Working in the mid-IR wavelength regime has proved challenging due to the limitations of available equipment. The largest issue is the alignment of the beam for coupling light in and out of the sample, as mid-IR viewing cards, cameras, and optical components are not as well developed as those used in the 1.5 µm regime. Here, we used a commercially available tuneable quantum cascade laser (QCL, Daylight Solutions Inc.) with a tuning range between 3.7 and 3.9 µm, with up to 150mW CW output power and a tuning step size of down to 10 pm, coupled into a single-mode fluoride fibre with a 9 µm core . This approach allows the fibres to be visibly aligned, although a relatively high insertion loss into the fibers of around 15 dB and further insertion losses in the region of 10 dB/facet from the fiber to the sample must be tolerated, as lensed fibres are not available. Alternatively, we introduced a free-space setup using a proprietary OPO. The OPO was designed and built at the University of St Andrews and emits near- and mid-IR light collinearly (Fig. 2 ). The collinearity of the near- and mid-IR wavelengths enables sample alignment with standard near-IR viewing cards and cameras in a free-space setup. The free-space set-up employs CaF2 lenses and ZnSe microscope objectives that can operate at both near- and mid-IR, and a near-IR Ge detector together with a mid-IR PbSe detector are used. As the near-IR emission is closely correlated with the mid-IR signal, it is used for monitoring and wavelength control. The OPO features a fan-grated magnesium oxide doped periodically poled lithium niobate (MgO:PPLN) crystal with a grating period of 29.5-32.5 µm, which allows for a wide tuning range from 2.9 µm to 3.7 µm. The nonlinear crystal was mounted in a computer-controlled, stepper motor actuated translation stage for automated tuning of the down-converted signal and idler waves. To reduce the threshold power and increase the stability, an intra-cavity OPO design is used, where the MgO:PPLN crystal is placed directly inside the pump laser cavity . The device can operate in pulsed mode via an intra-cavity acousto-optic Q-switch, which achieves a pulse repetition rate of ≈300 kHz . The 10 µm translation resolution of the MgO:PPLN crystal yields an OPO tuning step size of ≈1 nm over the full range of 2.9 to 3.7 µm. The CW linewidth of the OPO is Δλ≈10 pm, but due to jitter caused by Q-switching–related instabilities and broadened parametric gain, the useful effective Q-switched linewidth is in the order of Δλeff≈3 nm. The OPO achieves an average output power between 120 and 180 mW resulting in a Q-switched peak power of ≈50-70 W.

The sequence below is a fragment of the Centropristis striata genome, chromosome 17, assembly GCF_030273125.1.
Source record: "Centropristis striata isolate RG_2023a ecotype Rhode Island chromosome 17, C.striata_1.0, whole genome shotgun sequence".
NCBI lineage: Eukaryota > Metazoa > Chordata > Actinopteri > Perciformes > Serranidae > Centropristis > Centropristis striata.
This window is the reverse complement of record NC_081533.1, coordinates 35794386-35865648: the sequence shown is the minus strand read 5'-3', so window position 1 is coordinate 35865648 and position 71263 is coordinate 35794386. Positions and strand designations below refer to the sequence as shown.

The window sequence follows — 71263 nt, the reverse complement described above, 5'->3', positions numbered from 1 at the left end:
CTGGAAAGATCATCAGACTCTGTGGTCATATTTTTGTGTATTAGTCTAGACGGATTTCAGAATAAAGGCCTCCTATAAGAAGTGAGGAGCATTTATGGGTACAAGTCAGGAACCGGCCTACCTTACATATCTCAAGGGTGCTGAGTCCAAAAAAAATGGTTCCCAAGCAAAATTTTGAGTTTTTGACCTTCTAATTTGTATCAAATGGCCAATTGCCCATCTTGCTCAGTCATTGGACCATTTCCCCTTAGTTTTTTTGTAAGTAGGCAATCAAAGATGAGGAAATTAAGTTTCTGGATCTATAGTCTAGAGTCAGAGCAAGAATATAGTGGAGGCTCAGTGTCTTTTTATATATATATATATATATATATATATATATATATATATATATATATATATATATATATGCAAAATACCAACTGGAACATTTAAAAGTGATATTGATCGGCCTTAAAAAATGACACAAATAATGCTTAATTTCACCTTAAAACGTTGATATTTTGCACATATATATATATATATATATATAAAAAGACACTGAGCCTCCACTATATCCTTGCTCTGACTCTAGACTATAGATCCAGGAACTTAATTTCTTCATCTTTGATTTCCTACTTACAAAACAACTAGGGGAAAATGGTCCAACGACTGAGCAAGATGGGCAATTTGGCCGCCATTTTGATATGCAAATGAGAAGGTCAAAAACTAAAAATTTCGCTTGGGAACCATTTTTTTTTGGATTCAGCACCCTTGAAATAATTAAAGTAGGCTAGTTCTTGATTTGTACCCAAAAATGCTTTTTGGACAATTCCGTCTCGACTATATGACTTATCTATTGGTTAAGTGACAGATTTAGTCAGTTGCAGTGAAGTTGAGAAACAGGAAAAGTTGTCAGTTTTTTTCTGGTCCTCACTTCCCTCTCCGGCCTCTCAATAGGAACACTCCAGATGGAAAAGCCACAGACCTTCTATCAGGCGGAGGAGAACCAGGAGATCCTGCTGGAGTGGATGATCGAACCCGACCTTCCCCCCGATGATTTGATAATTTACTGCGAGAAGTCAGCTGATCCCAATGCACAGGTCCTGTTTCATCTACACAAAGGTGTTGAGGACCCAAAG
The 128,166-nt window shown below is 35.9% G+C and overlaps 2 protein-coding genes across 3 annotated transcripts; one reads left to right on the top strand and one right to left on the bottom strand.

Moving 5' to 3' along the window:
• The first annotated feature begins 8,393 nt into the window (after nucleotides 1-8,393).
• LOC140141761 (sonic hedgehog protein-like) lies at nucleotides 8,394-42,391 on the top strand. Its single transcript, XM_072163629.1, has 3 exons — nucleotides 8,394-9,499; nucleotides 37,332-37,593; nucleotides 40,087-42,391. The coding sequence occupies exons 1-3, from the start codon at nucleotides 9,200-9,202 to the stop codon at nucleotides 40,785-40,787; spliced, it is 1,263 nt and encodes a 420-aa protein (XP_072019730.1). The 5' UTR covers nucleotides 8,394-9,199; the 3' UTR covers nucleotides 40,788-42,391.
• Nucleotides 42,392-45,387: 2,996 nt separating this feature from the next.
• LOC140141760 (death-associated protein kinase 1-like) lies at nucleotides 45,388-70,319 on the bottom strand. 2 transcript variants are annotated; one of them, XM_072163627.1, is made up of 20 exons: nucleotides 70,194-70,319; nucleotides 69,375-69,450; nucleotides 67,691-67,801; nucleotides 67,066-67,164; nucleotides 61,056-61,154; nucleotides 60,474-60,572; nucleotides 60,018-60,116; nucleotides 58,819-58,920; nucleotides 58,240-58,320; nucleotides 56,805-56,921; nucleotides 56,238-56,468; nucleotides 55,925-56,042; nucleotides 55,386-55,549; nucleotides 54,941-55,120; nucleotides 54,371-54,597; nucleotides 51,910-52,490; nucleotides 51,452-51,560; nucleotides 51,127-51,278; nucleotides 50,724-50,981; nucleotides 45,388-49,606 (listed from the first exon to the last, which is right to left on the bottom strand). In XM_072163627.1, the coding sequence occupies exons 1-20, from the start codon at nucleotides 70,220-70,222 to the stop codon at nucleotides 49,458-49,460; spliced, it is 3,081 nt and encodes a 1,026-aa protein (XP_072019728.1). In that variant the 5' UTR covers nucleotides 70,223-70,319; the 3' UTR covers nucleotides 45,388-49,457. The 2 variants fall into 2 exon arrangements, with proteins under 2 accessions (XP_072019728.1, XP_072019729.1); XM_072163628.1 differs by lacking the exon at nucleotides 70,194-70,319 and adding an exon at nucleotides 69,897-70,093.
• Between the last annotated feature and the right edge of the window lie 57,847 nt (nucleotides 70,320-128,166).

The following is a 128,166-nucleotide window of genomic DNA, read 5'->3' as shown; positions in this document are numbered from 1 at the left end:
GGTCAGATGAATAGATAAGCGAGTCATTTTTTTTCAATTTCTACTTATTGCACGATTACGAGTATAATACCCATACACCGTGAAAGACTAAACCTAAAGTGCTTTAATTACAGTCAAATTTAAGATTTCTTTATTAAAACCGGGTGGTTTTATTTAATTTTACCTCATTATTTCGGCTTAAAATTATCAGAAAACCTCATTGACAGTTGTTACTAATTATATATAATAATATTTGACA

We characterised our 200 µm long W1 PhC waveguides using the both optical setups and show the combined results in Fig. 3 , normalized to an access waveguide . As expected, clear short and long wavelength cut-offs are apparent that correspond to the position of the light line and the PhC bandgap, respectively. We note a small (4% in wavelength) blueshift between the measurements and the simulations, which is consistent on both setups, thus pointing to either an imprecise refractive index used in the simulations, or, more likely, variations in the slab thickness of the SOI. Losses on the short wavelength side of the central passband are lower than on the long wavelength side, which is due to the waveguides operating above the light line; above the light line, propagation is possible, although the mode can leak to the continuum, whereas beyond the cut-off on the long wavelength side, no propagation is possible at all . The large tuning range of the OPO allows the mapping of transmission properties across the entire photonic bandgap (Fig. 4 ) . The corresponding cut-off positions are highlighted in the simulated band diagram, showing good agreement with the measurement. In particular, we measured cut-off positions at 3040, 3515 and 3690 nm in a PhC waveguide with a = 1060 nm and r/a = 0.285 and simulated values of 3038, 3509 and 3714 nm, respectively after correcting for the 4% blueshift.